- Cayenne Peppers: These long, thin peppers are a personal favorite in my summer vegetable garden. These compact plants can produce dozens upon dozens of long red peppers. They’re perfect for making hot pepper vinegar and drying for use later. (Scoville heat 15,000-20,000)
- Anaheim Chili Pepper: Milder but still a bit spicy, Anaheim peppers will grow 6-8 inches long and have rich green skin. (Scoville heat: 500-2500)
- Jalapeño Pepper: A classic hot pepper for the hot summer months. Jalapeño pepper plants can produce abundantly giving gardeners jalapeño peppers to use in salsas, jalapeño poppers, and so much more. (Scoville heat: 2,000-8,000)
- Bhut Jolokia Ghost Pepper: Ghost peppers are close to the hottest pepper you can grow at home, so do so knowing this up front. Be sure to harvest and cut with gloves. (Scoville heat: 1,000,000)
- Habanero peppers: Another classic hot pepper packs a punch of heat in each small pepper. This variety is bright red and fun to grow for those who love some heat! (Scoville units: 150,000–575,000)
- Shishito Peppers: While not very spicy, shishito peppers are easy to grow and delicious. We love to make Blistered Shishitos as a tasty but light appetizer in the late summer. Check out my recipe here! And see my full post for How to Grow Shishito Peppers at Home.
Sweet Pepper Plants To Grow
If spicy peppers aren’t quite your thing, or you want a variety of different peppers in your garden area, then consider these sweet pepper choices:
- Sweet Red Cherry Peppers: These small and compact plants produce an abundance of bright red peppers (peppers start off green but turn red as they ripen). These peppers are fun to grow and delicious to eat.
- Pepperocini Italian: These classic Italian peppers are a standard for pizza and salad, and they’re a great option for the home garden.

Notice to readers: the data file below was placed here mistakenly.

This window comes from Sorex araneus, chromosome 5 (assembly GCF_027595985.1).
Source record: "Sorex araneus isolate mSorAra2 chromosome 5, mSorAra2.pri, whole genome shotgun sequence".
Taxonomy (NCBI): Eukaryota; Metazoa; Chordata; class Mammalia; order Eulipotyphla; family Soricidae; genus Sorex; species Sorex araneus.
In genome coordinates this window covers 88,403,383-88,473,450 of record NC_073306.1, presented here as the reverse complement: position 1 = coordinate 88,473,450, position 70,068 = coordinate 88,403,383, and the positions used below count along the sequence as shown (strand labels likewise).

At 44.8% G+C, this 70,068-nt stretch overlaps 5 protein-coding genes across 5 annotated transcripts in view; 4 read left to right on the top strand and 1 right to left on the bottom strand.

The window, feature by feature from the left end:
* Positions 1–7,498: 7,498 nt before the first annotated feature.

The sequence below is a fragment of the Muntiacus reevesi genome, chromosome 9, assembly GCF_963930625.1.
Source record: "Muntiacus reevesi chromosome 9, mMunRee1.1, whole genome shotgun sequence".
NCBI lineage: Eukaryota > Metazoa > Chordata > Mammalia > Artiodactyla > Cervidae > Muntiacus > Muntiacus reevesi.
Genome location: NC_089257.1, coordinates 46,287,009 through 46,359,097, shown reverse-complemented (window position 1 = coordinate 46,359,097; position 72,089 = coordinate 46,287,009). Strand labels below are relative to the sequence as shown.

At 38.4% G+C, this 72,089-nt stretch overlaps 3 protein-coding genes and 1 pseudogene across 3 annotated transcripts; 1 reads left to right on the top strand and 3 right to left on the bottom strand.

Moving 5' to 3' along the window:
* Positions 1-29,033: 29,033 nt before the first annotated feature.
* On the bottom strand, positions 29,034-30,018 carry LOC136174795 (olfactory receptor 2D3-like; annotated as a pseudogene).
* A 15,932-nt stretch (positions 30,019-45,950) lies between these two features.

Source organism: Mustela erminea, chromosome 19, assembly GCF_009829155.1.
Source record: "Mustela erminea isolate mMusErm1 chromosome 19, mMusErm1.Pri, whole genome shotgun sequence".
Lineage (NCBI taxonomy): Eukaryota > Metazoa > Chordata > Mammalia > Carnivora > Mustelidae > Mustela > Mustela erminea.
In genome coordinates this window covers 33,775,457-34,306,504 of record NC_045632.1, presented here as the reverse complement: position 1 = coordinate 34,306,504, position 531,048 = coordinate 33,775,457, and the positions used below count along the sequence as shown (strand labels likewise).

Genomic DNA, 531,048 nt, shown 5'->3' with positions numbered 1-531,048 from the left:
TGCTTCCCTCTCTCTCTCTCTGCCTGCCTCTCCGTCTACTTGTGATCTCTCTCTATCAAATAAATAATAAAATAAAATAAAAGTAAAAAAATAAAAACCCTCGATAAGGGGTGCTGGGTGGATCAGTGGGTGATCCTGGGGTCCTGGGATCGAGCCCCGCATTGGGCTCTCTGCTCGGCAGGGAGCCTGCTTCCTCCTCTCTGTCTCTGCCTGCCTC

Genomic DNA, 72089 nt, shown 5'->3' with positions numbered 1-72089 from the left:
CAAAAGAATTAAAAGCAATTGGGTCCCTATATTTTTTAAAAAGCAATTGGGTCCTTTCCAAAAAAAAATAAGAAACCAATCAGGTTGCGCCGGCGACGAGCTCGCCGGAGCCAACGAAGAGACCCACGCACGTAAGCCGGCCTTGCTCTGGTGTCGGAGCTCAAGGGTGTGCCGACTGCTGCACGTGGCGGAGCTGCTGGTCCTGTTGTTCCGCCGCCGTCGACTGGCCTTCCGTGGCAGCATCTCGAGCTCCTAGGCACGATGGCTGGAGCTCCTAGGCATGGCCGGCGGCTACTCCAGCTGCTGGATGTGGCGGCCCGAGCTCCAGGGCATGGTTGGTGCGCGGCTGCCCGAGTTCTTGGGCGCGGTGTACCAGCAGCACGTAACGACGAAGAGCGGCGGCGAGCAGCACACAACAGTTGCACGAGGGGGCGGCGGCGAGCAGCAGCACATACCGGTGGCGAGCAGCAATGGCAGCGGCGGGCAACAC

- Hungarian Yellow Wax: I have grown this variety for several years now and the flavor is wonderful in a variety of dishes. I used them interchangeably with bell peppers.
- Sweet Pimento: If you’ve ever lived in or visited the south, then hopefully you’ve had the chance to try delicious pimento cheese. This classic appetizer/spread includes chopped sweet pimentos that set off the sharp cheddar cheese. These peppers are easy to grow and can be used for more than pimento cheese, but why would you need anything else? (Check out my recipe for easy Pimento Cheese.)
Ornamental Peppers to Grow at Home
If youre looking for peppers that are showy, but not edible, then consider these ornamental pepper varieties. These are perfect for containers and pots.
- Fireworks: As the name implies, this ornamental pepper produces an abundance of color including purple, red, and orange that is sure to grab the attention of anyone who happens to walk by.
- Royal Black: This ornamental produces black leaves with purple flowers. Peppers vary from black to bright red.
- Autumn Time: This ornamental pepper produces peppers in a variety of fall colors and is perfect for a bright pop of color in the landscape or container garden.
Whatever type of pepper plant you decide to plant, keep in mind that pepper plants love the sun and heat, so once warm temperatures come to an end, you’ll need to consider over wintering your pepper plants or calling an end to the pepper season.
Do you have other suggestions for the best plants to grow at home? Comment below and let us know. I’m always excited to try new varieties of plants in my garden, and each year as I plan out my garden I leave room for something new.
Are you ready to start planning your own garden? If you ‘re a brand new gardener, consider enrolling in my FREE email video series that teaches you exactly what you need to do to start a garden.
If you just need some help planning out your garden, then check out my Complete Garden Planner which can be printed year after year to help you save money and plant efficiently. Have a great week!!